Glenn ChanREELSony Vegas Tutorials

Sony Vegas Color Correction Tutorial

This tutorial will help you quickly learn how to color correct your videos. It will cover monitoring, superwhites, color curves, white balance, proper levels, and more.

Monitoring your video

To start, you should make sure that you are monitoring your signal correctly.

An important note to keep in mind is that you may need to manually wrangle your video levels for Sony Vegas to ensure that they are correct. For simplicity's sake (since this is a crash course), I'll assume that you are working with in an 8-bit Vegas project. 32-bit projects, introduced in Vegas 8, introduces a new set of issues; information in this article does NOT apply to 32-bit projects (see the article on Vegas 8 color space for more information).

To monitor your video accurately, two of the choices area:

  1. Hook up an external monitor through your DV camera. Ideally, you should use a broadcast monitor as they do not apply video "enhancements" that lead to an inaccurate picture. If your budget doesn't allow this, it's ok. Just be aware that many consumer TVs tend to have inaccurate color, may try to make flesh tones more accurate (making it difficult to see when they are incorrect), and may apply other distortions to your video signal.
    • Turn on your DV device. This can be a DV camera/camcorder, a deck/VTR, or a DV converter box (e.g. Canopus).
    • Put it into its VTR or VCR mode.
    • On your DV device, make sure that it is converting video in the right direction- digital to analog and not the other way around. This setting is usually called "DV --> A/V OUT". Make sure it is on. Some cameras do not have such a setting as they can only convert the signal one direction.
    • On your TV or broadcast monitor, check that the monitor is set to the right input.
    • If you don't see anything, try turning your DV device off and on.
    • If you still don't see anything, go to Options --> Preferences --> Preview Device. Check that the Device is "OHCI Compliant IEEE 1394/DV".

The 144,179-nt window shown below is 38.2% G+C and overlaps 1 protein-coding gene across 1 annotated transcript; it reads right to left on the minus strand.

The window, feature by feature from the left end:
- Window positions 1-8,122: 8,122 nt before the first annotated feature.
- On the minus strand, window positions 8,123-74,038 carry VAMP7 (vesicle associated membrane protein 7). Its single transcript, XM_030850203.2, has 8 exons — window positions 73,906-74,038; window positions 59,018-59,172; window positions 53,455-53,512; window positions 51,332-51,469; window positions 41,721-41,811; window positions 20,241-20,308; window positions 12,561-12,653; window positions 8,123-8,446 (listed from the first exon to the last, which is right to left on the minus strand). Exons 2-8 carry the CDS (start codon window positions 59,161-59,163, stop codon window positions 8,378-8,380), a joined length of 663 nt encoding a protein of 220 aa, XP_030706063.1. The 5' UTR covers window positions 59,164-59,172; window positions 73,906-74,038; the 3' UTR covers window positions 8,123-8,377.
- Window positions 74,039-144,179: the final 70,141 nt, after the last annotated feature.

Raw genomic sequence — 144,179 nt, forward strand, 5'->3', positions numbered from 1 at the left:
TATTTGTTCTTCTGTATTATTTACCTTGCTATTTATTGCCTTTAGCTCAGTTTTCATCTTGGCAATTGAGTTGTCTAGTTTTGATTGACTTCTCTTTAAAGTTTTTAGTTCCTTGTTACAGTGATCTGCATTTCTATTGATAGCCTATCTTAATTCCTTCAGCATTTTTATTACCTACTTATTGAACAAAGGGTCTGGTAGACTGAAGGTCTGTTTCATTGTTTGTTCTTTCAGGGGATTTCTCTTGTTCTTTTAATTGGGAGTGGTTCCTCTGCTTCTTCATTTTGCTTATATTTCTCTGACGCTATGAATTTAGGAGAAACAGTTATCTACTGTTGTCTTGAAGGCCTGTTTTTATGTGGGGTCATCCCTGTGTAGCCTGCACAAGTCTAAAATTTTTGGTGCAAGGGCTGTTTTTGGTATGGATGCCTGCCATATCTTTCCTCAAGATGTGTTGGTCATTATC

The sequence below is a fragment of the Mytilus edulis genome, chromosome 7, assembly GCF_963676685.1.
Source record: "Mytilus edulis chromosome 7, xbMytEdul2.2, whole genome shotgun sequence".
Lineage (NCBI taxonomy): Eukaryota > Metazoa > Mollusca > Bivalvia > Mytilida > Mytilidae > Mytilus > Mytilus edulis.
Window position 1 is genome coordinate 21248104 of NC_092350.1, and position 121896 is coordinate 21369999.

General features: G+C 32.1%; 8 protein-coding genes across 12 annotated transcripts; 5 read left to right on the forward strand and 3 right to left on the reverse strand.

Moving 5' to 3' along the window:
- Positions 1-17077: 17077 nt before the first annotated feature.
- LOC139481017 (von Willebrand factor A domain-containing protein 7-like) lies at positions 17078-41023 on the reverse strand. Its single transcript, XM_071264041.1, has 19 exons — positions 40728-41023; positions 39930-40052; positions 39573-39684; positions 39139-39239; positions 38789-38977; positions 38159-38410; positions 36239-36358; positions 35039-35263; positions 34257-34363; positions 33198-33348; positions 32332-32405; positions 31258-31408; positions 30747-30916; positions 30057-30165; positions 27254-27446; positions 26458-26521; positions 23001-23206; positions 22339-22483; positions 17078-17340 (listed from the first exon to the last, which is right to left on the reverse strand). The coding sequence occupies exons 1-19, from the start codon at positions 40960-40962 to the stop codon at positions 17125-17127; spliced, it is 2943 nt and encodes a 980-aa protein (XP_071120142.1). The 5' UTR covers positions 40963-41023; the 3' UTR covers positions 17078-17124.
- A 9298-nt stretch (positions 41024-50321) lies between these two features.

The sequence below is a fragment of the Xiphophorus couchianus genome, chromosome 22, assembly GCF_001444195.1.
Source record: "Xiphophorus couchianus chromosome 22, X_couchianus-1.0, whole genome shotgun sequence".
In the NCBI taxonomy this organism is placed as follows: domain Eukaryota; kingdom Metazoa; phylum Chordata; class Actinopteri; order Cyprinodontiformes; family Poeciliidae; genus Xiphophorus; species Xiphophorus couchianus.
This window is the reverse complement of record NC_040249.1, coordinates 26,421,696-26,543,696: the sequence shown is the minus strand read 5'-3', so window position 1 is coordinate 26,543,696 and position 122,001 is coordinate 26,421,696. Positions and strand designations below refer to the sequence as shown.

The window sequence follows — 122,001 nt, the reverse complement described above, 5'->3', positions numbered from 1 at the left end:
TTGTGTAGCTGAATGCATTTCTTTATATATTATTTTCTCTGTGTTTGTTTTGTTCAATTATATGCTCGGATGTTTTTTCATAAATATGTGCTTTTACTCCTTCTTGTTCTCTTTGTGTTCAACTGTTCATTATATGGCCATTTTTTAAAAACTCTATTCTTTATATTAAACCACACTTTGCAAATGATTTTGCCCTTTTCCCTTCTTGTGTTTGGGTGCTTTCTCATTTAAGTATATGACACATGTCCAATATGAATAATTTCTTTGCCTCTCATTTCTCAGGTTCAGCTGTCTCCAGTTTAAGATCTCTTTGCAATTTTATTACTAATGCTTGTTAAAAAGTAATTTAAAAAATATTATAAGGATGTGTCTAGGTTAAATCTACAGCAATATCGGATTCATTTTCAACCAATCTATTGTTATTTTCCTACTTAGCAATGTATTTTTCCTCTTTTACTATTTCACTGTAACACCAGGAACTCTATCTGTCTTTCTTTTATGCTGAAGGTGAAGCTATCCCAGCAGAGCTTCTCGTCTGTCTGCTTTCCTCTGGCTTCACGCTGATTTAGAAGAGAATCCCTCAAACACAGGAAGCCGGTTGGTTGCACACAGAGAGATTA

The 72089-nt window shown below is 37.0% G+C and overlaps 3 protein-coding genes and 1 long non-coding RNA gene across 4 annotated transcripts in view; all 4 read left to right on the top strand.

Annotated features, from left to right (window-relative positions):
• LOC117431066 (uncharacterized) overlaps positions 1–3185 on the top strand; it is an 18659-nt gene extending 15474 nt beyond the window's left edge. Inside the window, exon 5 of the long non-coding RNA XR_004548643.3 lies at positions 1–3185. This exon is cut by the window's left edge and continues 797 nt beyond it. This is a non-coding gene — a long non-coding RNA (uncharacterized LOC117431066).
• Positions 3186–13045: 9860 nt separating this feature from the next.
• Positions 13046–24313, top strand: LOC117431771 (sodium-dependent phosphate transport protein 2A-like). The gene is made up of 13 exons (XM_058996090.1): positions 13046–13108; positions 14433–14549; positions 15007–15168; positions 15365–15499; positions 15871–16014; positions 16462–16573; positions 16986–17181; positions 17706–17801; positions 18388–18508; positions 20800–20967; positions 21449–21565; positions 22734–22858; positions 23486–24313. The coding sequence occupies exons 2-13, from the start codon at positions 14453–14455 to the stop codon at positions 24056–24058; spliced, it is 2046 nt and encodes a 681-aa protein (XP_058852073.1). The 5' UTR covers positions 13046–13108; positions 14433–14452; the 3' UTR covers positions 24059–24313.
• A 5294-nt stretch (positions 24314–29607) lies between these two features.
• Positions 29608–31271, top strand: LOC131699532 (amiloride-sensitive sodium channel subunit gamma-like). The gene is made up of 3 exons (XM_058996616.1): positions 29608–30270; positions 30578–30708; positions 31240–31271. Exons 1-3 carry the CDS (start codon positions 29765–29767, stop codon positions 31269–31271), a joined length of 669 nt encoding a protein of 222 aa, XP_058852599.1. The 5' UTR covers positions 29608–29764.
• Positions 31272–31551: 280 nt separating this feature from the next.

2. Use a "Windows Secondary Display" as your external preview device. This will require dual monitors and may not be as accurate as the first option. Interlacing will not be handled correctly and SD video may be subject to scaling artifacts. This is however the cheapest way of monitoring HD.
    • Go to Options --> Preferences --> Preview Device
    • Select "Windows Secondary Display" as your Preview Device.
    • Check both the "Use color management" and "Use Studio RGB (16 to 235)" boxes. You need to check these boxes to view studio RGB sources correctly for 8-bit projects.

Monitor Calibration

For external monitors, see these instructions for calibrating a broadcast monitor.

Computer monitors hooked up via DVI do not need calibration of the interface, unlike external monitors hooked up via analog interfaces such as composite or S-Video. VGA monitors should also be calibrated.


Nearly all cameras will record values above digital white level. I refer to such values as 'superwhites'. Superwhites are illegal values that are higher/brighter than the maximum white allowed. They will usually (though not always) be clipped in the end viewer's signal chain. This clipping can occur at the monitor (e.g. if it's a LCD) or at the DVD player. All broadcasters will clip superwhites prior to broadcast.

The problem with superwhites is that you may be looking at detail that will later be clipped and your audience won't see. This can happen if you are monitoring on a CRT external monitor as described above. We can avoid this by making sure we do not produce any superwhites after color correction.

The Curves Method of Colour Correction

A good place to start is by using a Color Curves preset that clips superwhite values right off the bat. You'll need to download this .veg containing my color curves FX and save these color curves as presets. Do this now.